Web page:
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UK blocks sale of chip design software company to China

Trail from Super Orange HK Holding Ltd leads back to National Integrated Circuit Industry Investment Fund

The UK government has blocked the sale of a British chip design software outfit to a Chinese company, citing national security. The move is the latest step the government has taken in its increasingly defensive stance against foreign ownership of UK technology companies.

Business secretary Kwasi Kwarteng announced the decision in an official notice posted on the website of the Department for Business, Energy and Industrial Strategy (BEIS) this week.

The brief notice states that the Business Secretary made the final order under the National Security and Investment Act 2021 (NSIA), which came into force at the start of this year. This has the effect of preventing the sale of Pulsic Limited, based in Bristol, to Super Orange HK Holding Limited, which was angling to acquire the entire share capital of Pulsic.

Pulsic is an electronic design automation (EDA) company that makes floorplanning, placement, and routing tools that are used in the design and development of the circuit layouts for chips. The company says that its products are suitable for "extreme design challenges at advanced nodes."

In the official notice, BEIS states that the sale was considered a potential risk to national security because the tools developed by Pulsic and the expertise contained within qualify as dual-use technologies, meaning they could be used in the creation of "cutting-edge integrated circuits that could be used in a civilian or military supply chain."

Many technologies might meet such a dual-use criteria, so why Pulsic's chip design software is considered such a security threat is unclear, unless the reason is simply that the UK government – like its US counterpart – sees the development of an advanced semiconductor industry in China as a threat in itself.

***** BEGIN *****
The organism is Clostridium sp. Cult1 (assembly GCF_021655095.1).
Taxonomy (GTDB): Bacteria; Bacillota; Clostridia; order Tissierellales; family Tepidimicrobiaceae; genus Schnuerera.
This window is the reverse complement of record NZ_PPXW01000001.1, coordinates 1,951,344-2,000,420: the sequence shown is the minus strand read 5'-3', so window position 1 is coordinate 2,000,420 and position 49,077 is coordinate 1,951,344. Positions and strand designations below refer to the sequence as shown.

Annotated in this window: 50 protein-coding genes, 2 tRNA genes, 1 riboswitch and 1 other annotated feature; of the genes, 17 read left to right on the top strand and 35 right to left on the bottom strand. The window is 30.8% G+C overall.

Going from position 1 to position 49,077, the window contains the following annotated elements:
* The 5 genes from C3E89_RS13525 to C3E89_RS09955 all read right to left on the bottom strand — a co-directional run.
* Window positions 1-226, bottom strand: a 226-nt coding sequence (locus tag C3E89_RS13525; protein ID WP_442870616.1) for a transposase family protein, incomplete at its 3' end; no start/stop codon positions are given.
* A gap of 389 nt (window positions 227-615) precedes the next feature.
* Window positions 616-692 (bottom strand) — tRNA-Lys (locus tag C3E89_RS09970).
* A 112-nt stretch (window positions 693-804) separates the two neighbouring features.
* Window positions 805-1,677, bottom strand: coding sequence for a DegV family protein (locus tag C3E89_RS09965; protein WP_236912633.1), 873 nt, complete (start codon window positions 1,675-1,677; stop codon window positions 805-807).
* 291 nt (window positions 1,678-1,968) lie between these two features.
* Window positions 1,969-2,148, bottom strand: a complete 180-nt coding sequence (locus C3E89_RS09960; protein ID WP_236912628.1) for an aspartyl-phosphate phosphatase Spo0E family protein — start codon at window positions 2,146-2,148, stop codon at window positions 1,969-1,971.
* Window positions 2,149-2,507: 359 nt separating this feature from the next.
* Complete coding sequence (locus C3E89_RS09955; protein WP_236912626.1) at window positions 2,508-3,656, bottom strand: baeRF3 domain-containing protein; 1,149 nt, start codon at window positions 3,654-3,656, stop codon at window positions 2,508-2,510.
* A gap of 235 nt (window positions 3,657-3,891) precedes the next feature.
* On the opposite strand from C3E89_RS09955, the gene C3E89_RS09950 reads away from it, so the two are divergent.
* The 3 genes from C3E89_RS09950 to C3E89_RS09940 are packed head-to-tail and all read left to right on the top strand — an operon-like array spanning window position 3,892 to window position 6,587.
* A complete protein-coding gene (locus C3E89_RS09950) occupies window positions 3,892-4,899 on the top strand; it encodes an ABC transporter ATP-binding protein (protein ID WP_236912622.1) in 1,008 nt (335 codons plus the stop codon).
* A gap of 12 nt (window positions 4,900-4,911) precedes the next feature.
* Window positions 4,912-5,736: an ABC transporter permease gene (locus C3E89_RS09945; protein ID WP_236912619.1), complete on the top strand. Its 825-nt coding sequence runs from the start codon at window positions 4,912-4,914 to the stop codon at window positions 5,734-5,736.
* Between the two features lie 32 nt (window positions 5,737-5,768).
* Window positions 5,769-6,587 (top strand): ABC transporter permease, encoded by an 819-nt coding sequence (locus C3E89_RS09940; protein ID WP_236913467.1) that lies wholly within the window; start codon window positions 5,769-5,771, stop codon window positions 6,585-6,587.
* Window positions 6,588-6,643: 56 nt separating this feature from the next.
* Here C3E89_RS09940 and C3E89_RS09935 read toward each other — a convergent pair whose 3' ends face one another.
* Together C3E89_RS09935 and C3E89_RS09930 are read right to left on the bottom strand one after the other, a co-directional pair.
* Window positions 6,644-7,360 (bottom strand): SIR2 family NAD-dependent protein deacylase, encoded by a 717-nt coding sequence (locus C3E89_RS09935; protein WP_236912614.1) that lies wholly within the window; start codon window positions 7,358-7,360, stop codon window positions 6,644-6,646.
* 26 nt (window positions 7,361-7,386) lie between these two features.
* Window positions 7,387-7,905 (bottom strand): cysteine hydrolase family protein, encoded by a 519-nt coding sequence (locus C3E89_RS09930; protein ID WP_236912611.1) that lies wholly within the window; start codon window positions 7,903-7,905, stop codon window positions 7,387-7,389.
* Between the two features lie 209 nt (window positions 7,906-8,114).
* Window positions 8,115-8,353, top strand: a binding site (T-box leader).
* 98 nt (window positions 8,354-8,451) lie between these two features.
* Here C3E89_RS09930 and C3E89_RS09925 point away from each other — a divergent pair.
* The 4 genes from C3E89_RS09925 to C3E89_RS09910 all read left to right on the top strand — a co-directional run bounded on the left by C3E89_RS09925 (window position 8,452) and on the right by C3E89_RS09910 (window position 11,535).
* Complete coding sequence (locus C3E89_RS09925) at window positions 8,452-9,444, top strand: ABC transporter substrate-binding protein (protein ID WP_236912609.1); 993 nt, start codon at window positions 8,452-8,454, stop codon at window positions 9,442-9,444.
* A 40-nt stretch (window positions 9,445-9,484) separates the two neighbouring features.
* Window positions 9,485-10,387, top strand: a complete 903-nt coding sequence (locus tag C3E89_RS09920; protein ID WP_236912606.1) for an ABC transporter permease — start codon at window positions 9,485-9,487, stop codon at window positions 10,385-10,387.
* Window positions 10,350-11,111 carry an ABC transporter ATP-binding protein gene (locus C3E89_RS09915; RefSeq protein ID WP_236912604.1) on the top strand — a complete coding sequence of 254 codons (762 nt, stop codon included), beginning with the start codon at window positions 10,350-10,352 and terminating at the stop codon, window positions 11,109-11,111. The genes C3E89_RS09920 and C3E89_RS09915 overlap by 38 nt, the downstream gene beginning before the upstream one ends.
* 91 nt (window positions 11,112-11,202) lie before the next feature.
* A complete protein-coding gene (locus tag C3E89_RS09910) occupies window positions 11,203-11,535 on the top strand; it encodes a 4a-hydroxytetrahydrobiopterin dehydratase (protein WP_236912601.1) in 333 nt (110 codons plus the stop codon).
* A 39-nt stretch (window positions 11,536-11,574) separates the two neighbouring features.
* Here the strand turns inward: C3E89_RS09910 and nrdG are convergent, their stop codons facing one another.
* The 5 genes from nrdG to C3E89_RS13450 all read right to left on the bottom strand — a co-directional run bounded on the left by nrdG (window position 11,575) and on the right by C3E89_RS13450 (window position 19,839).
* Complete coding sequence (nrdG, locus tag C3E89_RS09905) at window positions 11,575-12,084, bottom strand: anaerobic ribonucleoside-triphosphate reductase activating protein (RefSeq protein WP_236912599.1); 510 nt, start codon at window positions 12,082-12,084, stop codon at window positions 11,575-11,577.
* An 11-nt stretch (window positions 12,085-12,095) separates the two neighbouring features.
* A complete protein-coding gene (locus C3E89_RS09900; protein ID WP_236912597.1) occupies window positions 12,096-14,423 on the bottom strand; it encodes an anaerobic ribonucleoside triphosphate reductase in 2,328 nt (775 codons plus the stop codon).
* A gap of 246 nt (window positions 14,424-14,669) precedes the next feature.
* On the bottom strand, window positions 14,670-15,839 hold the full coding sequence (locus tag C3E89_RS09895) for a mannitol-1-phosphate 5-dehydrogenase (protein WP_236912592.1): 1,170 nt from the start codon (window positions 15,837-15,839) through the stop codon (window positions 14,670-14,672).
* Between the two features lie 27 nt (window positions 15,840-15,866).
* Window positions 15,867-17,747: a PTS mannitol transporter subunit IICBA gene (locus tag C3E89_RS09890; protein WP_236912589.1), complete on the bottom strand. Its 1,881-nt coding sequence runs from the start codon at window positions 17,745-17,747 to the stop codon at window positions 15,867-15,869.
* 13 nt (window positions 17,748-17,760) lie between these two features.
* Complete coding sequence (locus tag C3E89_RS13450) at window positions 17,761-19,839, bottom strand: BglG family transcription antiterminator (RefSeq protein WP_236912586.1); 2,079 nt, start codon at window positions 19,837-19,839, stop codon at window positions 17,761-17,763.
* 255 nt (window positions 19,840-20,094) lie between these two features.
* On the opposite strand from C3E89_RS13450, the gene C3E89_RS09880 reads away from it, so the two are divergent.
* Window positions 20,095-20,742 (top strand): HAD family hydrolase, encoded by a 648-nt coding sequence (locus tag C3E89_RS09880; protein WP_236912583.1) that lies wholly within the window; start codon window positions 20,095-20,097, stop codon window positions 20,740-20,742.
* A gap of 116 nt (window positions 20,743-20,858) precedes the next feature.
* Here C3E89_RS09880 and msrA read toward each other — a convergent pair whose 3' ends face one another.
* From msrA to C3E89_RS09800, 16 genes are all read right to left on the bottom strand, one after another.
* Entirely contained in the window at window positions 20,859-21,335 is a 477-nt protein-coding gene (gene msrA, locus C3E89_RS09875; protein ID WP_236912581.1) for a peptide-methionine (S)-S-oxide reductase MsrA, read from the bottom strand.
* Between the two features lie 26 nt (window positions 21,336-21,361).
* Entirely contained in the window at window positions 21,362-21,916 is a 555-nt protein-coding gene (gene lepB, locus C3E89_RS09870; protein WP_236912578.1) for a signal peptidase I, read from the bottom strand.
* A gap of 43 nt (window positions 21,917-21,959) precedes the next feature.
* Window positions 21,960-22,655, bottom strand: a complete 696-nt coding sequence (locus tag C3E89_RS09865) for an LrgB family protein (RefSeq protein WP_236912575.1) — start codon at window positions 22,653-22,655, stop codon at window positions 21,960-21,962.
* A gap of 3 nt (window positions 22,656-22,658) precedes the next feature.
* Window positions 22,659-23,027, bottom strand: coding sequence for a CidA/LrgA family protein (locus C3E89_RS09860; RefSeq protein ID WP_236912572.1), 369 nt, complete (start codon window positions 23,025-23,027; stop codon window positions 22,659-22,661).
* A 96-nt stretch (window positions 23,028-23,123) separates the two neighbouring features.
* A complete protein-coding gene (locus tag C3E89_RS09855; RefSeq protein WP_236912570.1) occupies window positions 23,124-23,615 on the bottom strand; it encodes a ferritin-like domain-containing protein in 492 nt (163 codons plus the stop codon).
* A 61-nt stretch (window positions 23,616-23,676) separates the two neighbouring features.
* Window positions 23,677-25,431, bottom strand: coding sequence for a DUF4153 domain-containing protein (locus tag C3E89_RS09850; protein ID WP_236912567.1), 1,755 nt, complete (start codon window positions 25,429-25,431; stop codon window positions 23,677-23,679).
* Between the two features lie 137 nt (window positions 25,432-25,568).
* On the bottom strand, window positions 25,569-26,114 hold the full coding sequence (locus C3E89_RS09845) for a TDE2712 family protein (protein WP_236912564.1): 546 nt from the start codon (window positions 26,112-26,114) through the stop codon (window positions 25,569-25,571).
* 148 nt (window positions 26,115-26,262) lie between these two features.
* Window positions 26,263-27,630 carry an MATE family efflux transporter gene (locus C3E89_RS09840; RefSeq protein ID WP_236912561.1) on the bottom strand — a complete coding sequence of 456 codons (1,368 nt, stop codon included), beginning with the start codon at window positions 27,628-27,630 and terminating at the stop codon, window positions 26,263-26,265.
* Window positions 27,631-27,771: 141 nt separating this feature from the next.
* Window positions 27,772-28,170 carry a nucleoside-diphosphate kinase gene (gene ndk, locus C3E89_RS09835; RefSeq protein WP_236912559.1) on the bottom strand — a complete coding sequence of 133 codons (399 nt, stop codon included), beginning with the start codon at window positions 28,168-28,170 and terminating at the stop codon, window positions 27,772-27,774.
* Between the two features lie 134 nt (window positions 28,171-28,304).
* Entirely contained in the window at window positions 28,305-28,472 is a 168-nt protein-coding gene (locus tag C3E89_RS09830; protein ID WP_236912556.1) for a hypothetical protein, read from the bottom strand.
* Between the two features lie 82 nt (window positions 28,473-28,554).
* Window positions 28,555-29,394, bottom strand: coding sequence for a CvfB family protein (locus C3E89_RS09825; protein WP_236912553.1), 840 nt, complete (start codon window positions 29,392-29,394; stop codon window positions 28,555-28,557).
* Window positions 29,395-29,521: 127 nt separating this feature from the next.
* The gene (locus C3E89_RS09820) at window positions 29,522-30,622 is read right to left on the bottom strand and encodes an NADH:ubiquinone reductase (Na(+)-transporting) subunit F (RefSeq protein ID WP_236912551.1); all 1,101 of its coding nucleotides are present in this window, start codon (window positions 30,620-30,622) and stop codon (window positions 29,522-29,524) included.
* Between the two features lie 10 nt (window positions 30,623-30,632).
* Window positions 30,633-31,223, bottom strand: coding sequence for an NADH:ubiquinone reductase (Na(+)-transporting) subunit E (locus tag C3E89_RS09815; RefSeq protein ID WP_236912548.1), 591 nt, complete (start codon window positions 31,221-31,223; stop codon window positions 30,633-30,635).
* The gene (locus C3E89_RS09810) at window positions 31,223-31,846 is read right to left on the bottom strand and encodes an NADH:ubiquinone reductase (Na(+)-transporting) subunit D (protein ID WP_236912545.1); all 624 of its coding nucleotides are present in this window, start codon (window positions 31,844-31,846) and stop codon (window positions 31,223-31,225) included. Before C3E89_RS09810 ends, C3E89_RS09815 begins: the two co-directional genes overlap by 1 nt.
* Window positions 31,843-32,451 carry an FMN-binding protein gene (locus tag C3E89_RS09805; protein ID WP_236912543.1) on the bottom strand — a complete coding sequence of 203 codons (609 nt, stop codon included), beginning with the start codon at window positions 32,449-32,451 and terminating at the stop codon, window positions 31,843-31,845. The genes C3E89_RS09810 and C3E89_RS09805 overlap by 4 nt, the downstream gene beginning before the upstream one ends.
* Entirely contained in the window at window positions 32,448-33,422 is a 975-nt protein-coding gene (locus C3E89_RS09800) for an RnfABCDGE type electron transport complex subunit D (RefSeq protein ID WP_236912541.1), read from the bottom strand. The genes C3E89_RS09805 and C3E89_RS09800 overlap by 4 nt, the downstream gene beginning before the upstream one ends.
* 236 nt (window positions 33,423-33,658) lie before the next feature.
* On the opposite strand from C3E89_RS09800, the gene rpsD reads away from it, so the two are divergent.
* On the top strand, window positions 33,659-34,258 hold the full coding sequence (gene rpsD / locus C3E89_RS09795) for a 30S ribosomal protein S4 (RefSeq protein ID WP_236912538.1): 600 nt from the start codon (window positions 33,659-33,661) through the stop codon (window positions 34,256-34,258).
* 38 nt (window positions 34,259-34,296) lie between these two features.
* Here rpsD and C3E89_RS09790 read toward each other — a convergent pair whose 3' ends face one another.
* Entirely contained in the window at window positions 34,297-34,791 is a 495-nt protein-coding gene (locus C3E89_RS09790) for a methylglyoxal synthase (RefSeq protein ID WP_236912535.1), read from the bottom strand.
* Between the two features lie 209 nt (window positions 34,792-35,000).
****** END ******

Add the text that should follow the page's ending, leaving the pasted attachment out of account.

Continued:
However, Bloomberg reports that Super Orange HK Holding Ltd was founded in Hong Kong only last year by a company called Nanjing Puxin Software, which in turn appears to be wholly owned by Shanghai UniVista Industrial Software Group, a company backed by China's National Integrated Circuit Industry Investment Fund.

This is a state-owned investment vehicle founded in 2014 to drive the development of China's semiconductor industry, and known in China as "The Big Fund."

Although the National Security and Investment Act only came into force at the start of this year, the UK government has already invoked it for several cases involving overseas investment in UK technology companies.

It is investigating the increasing ownership of BT shares by French teleco tycoon Patrick Drahi, who is now the UK telco's largest shareholder. Also under review is the acquisition of Newport Wafer Fab, the country's largest chipmaking facility, by Nexperia, a Dutch company that is in turn owned by a Chinese corporation.

The British government also reportedly considered using the NSIA to persuade SoftBank to list chip designer Arm on the London stock exchange as part of its public offering, and last month blocked the University of Manchester from licensing robot vision technology to a Chinese company. ®

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